I'd give friendly advice against living your life like that. Do things for yourself, learn not to give a toss what they think.
Reply 6
naivesincerity
I'd give friendly advice against living your life like that. Do things for yourself, learn not to give a toss what they think.

*nods* as I mentioned below that, it's only like this really small thing that would bother me. I've gotten over the evil in people years ago.
Don't worry, no one's judgement is ruining my life.
Meh...I don't think my rejection will bother me too much. I only applied becasue I could and didn't have anywhere else i wanted to apply to. Don't get me wrong. I would be extatic if I got in, but i know it aint going to happen :biggrin:
Reply 8
Zenobia
I think the way I'll be upset by being rejected... will only be by the measure of my pride.


Me too. And smug people who will say that they knew I wouldn't get an offer... And then there's the fact that I do actually genuinely want to go there and that the course is perfect.

To be honest, although I'm not particularly confident at all, I would/will be pretty upset if/when I was/am rejected.
naivesincerity
Are most people philosophical about this or does it hurt you emotionally?
Did you take it personally? Did anyone feel they were clever yet not regarded as an Oxbridge type person?


I think that you have to be realistic. The vast majority of people who apply will be rejected. It isn't a judgement on you. It just means that there weren't sufficient places or the admission people got it wrong. I would put money on there being dropouts from the course along the way, and if people drop out then it is admission's fault for not realising those people were not up to it. So if they can make mistakes on the ones they select, it is only logical to assume that they sometimes get it wrong when they reject people.

My personal view to anyone who rejected me is, sod them, it's their loss!
I flit between thinking I have a good chance and not being able to see how I could possibly have any hope whatsoever... That said, I will be somewhat crushed for a while I think. I love pretty much everything about the place and although I am sure I'll be happy at any of the other four, I have unintentionally invested a lot into my Cambridge application and become rather caught up in it. Ah well.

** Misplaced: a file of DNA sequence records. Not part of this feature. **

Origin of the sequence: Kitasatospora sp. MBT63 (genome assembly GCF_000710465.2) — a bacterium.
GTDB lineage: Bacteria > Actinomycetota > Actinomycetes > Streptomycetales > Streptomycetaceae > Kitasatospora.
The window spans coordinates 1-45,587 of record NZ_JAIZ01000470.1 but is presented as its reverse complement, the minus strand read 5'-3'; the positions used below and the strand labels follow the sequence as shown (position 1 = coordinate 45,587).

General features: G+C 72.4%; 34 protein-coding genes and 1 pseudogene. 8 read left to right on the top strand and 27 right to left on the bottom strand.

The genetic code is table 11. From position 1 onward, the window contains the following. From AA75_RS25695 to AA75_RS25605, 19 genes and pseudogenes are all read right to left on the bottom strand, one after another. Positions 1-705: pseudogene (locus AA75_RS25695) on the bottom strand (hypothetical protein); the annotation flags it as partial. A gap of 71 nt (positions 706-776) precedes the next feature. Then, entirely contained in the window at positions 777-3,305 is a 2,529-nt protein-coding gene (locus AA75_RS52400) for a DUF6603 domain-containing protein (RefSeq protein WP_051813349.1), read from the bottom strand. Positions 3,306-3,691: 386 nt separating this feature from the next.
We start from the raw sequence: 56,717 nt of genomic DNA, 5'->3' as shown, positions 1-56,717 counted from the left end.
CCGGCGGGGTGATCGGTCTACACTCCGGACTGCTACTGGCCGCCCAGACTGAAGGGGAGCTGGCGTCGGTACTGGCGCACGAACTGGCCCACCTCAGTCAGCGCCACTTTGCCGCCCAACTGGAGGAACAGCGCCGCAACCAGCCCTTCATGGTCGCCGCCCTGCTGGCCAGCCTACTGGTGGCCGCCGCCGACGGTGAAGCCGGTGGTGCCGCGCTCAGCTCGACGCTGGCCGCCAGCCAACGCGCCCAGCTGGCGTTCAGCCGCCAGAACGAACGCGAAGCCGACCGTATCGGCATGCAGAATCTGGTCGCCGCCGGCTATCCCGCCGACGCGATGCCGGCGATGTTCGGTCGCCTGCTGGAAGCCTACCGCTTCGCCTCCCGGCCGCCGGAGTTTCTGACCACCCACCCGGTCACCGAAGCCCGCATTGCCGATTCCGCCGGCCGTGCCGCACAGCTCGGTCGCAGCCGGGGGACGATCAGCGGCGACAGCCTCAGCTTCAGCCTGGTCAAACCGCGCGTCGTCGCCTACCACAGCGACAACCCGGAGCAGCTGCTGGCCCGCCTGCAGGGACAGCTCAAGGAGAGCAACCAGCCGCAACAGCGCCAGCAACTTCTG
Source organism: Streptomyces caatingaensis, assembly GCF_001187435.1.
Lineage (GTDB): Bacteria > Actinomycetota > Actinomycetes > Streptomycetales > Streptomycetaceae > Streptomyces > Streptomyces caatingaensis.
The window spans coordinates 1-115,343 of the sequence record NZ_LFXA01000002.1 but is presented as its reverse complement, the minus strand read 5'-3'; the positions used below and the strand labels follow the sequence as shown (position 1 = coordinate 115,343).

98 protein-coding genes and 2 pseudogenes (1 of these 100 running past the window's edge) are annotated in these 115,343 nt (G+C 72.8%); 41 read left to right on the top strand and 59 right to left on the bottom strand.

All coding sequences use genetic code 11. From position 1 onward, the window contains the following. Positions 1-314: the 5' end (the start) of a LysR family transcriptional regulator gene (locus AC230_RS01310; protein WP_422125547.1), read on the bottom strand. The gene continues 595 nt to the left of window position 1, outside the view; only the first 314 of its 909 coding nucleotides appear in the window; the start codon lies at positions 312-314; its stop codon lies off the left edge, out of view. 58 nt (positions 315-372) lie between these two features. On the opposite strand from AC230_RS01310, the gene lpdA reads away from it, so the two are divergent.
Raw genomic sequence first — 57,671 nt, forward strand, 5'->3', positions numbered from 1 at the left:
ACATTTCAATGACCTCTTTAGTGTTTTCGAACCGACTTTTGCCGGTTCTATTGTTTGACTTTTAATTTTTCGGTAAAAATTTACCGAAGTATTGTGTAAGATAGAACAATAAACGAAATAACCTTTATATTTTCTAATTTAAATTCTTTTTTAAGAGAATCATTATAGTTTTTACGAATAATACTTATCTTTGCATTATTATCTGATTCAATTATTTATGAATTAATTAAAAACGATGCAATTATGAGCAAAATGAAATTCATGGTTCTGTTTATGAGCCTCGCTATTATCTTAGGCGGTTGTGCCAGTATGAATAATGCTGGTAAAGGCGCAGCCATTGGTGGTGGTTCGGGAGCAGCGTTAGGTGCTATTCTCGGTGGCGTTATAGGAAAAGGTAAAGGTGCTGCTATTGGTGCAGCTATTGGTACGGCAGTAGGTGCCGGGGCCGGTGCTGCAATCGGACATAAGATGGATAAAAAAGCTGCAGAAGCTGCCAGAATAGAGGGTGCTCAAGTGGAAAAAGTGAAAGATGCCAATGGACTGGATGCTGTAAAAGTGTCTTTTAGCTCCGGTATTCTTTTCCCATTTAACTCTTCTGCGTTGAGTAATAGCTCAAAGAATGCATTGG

Samuel R
I flit between thinking I have a good chance and not being able to see how I could possibly have any hope whatsoever... That said, I will be somewhat crushed for a while I think. I love pretty much everything about the place and although I am sure I'll be happy at any of the other four, I have unintentionally invested a lot into my Cambridge application and become rather caught up in it. Ah well.


Exactly the same as you really. Sometimes I'm fancying my chances, other times not at all. When I first applied it was more of a "may as well give it a go" and now it's become something of a priority. It really appeals and I think even if I'd be happy anywhere else, I'd be gutted not to get a place at Cambridge, even if it's incredibly hard to get into

On an unrelated note, I seem to be applying to a lot of the same unis as you (but for History) Cambridge, Durham, UCL, York (LSE being my difference)
Reply 12
I doubt I'll get in, but I figure its worth a go. I always tend to expect the worst, then anything else that happens is a nice surprise :smile: I'll obviously be annoyed if I don't get in simply because of the extra effort I put in, filling out forms and sending UCAS off earlier, but that's it. I also guess it'd damage my ego a bit, so far I've never had a major knock back, and there's the added pressure of friends expecting you to get in etc.
Profesh
I foreclosed on the 'worst-case' scenario by not applying.


:eek: Cowardice!
my friend got rejected by cambridge to do medicine! But i know two people who got into cambridge, but they are enormously clever!
Samuel R